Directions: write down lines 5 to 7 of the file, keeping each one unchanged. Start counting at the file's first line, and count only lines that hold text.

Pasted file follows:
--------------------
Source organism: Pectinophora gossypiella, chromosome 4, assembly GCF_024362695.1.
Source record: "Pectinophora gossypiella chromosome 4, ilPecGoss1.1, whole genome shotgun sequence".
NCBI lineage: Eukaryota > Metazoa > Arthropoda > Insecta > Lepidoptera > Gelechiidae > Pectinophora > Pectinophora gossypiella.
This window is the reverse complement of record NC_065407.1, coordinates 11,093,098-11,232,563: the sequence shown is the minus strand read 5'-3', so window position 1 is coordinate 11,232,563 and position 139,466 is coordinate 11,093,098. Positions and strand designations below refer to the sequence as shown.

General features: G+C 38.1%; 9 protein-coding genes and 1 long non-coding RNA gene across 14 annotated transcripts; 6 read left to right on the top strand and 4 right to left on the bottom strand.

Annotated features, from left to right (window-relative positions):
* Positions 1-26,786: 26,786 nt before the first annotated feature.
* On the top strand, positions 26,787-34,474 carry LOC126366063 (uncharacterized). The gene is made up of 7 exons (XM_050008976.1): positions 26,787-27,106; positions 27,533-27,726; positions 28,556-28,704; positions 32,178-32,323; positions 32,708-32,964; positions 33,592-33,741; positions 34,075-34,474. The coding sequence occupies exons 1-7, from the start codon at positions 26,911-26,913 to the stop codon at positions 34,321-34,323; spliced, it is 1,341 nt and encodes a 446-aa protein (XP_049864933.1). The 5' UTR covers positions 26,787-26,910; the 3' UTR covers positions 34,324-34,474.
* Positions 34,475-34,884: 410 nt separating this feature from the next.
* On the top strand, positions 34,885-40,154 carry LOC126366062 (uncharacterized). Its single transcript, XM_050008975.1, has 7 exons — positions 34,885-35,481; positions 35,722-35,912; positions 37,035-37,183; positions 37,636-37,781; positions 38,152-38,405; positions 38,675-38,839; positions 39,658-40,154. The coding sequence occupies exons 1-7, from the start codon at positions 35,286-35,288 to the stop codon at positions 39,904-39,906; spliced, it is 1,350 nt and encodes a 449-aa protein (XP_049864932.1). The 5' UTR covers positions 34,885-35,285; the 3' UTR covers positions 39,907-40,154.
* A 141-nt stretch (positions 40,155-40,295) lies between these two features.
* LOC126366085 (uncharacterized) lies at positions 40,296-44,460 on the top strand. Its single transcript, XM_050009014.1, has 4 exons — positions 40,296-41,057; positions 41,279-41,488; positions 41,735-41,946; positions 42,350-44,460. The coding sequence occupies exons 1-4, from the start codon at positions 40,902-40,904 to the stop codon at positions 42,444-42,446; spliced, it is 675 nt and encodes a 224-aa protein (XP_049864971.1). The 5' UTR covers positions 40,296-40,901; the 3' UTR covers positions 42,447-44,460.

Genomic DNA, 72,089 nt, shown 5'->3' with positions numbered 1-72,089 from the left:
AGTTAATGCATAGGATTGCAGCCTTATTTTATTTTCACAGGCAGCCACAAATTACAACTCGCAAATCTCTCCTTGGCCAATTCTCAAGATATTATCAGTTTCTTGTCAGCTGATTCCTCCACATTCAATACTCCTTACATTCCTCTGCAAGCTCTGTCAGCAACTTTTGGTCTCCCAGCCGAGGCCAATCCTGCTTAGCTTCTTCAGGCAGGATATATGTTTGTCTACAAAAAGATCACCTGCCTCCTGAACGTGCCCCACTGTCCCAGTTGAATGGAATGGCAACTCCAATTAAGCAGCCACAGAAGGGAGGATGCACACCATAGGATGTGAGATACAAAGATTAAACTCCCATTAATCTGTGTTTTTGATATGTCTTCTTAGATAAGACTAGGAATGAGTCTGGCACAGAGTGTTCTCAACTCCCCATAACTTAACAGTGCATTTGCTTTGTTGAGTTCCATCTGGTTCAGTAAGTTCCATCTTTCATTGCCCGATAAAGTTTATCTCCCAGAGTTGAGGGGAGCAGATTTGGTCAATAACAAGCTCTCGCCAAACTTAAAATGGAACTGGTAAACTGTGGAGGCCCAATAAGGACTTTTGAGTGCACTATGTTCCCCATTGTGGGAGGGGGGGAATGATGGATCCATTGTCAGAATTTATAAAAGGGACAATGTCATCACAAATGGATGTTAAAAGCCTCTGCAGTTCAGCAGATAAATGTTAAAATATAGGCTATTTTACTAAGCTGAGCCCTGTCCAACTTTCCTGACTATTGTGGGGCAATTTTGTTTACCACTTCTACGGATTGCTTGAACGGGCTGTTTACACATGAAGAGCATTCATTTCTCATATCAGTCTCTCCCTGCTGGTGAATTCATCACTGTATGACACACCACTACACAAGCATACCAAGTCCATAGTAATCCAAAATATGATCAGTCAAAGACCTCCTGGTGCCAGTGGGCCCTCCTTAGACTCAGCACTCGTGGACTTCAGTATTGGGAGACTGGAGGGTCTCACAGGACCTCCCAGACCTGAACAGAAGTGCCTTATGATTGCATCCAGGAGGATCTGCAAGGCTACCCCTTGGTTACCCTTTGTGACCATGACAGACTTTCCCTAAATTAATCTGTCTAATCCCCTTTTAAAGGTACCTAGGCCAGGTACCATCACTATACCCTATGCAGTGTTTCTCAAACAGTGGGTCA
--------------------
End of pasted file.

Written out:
General features: G+C 38.1%; 9 protein-coding genes and 1 long non-coding RNA gene across 14 annotated transcripts; 6 read left to right on the top strand and 4 right to left on the bottom strand.

Annotated features, from left to right (window-relative positions):
* Positions 1-26,786: 26,786 nt before the first annotated feature.